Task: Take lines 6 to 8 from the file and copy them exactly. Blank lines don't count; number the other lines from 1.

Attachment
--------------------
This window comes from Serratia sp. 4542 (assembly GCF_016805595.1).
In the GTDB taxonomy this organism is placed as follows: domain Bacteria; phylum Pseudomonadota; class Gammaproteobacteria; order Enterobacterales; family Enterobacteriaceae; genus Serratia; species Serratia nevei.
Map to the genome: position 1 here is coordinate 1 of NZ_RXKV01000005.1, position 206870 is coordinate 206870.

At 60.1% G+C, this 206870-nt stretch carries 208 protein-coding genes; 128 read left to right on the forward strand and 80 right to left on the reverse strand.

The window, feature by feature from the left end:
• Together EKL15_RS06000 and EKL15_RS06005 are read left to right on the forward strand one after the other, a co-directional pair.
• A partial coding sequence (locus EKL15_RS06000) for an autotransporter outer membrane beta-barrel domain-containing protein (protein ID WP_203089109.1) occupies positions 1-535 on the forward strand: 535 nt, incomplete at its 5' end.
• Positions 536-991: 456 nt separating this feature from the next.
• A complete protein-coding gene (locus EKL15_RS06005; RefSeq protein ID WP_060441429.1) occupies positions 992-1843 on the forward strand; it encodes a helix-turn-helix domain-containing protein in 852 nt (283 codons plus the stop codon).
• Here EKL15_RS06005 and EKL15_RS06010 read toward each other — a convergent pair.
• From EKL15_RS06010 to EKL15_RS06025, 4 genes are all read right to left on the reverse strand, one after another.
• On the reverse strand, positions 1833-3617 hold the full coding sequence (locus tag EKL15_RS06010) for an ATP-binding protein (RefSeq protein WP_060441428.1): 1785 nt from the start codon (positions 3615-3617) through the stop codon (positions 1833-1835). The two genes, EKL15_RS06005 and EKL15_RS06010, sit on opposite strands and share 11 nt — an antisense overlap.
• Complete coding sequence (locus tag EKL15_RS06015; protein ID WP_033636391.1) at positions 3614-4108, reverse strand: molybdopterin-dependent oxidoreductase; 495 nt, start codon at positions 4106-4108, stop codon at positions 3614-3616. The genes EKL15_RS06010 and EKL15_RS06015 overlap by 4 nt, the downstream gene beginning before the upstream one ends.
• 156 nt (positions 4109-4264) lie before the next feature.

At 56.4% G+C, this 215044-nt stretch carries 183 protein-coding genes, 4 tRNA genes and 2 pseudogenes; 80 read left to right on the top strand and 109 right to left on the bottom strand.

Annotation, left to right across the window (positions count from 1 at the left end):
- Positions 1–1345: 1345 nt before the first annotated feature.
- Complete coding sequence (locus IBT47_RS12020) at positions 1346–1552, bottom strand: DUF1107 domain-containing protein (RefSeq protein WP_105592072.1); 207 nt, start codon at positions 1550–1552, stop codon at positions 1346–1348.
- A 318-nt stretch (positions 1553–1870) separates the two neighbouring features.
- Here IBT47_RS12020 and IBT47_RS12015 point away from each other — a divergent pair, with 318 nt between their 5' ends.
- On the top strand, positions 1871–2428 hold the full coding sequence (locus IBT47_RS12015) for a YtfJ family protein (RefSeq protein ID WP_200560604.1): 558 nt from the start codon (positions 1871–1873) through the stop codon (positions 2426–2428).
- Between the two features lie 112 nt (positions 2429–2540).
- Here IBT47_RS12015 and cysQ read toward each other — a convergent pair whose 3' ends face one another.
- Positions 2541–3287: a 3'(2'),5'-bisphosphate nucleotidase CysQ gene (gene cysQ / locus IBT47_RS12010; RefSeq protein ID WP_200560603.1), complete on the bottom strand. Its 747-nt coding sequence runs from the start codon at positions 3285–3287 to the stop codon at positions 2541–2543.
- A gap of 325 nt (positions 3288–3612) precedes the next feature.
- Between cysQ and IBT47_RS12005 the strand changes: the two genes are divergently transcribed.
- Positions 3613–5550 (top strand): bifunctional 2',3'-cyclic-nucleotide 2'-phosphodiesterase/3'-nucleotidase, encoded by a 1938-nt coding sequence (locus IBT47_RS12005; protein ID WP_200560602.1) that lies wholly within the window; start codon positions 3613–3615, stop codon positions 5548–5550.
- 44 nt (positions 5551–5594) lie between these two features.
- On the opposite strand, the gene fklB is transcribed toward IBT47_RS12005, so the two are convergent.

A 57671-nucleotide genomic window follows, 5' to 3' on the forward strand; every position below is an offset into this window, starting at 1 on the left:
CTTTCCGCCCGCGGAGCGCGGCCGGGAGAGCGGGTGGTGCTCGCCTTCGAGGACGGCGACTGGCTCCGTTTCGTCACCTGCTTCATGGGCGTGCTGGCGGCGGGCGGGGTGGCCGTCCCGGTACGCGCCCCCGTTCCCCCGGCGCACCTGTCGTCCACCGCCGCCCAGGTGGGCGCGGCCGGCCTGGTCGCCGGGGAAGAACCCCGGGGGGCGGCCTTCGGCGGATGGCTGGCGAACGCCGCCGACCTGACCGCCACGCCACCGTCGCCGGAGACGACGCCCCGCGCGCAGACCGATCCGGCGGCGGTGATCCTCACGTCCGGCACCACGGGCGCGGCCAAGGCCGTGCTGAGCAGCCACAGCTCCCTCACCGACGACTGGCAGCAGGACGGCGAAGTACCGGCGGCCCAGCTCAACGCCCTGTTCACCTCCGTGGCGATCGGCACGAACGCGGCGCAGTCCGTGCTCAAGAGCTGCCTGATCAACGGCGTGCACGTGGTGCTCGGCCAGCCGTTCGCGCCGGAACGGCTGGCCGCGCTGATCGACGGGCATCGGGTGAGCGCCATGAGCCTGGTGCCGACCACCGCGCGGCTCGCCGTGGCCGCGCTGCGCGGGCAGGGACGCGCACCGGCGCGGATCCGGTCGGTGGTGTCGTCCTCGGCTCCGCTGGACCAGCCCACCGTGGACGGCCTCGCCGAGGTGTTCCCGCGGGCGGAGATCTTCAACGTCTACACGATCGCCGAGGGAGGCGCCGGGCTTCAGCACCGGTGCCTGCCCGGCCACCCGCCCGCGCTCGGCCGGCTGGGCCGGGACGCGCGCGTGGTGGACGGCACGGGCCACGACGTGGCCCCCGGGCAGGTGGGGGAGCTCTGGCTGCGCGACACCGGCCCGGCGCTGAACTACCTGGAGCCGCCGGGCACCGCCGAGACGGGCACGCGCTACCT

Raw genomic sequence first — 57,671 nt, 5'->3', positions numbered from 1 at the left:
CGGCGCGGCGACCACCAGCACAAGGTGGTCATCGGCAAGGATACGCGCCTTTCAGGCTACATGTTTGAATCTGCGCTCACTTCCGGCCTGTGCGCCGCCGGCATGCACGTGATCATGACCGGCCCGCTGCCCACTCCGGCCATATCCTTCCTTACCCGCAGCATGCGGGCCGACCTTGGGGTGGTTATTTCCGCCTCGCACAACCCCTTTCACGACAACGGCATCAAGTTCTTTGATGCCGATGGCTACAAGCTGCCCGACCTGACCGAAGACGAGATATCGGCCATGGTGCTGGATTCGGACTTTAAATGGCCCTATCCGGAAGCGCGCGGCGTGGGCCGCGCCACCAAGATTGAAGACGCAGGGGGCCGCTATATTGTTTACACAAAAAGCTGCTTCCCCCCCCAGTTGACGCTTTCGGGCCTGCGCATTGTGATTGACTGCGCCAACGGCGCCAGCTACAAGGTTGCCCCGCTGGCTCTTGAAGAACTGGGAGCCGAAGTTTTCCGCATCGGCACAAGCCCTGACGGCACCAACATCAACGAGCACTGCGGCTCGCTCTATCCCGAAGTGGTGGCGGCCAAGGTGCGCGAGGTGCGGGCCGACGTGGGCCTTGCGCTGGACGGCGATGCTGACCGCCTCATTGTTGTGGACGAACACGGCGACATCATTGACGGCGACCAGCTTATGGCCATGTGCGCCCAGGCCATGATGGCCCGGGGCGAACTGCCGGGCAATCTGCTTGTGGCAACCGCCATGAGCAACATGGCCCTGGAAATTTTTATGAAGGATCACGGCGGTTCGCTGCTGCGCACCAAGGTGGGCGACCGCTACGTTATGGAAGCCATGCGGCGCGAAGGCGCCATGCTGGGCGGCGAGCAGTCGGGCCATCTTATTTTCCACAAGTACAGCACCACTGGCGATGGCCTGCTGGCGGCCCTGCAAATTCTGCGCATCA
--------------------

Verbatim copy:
• Together EKL15_RS06000 and EKL15_RS06005 are read left to right on the forward strand one after the other, a co-directional pair.
• A partial coding sequence (locus EKL15_RS06000) for an autotransporter outer membrane beta-barrel domain-containing protein (protein ID WP_203089109.1) occupies positions 1-535 on the forward strand: 535 nt, incomplete at its 5' end.
• Positions 536-991: 456 nt separating this feature from the next.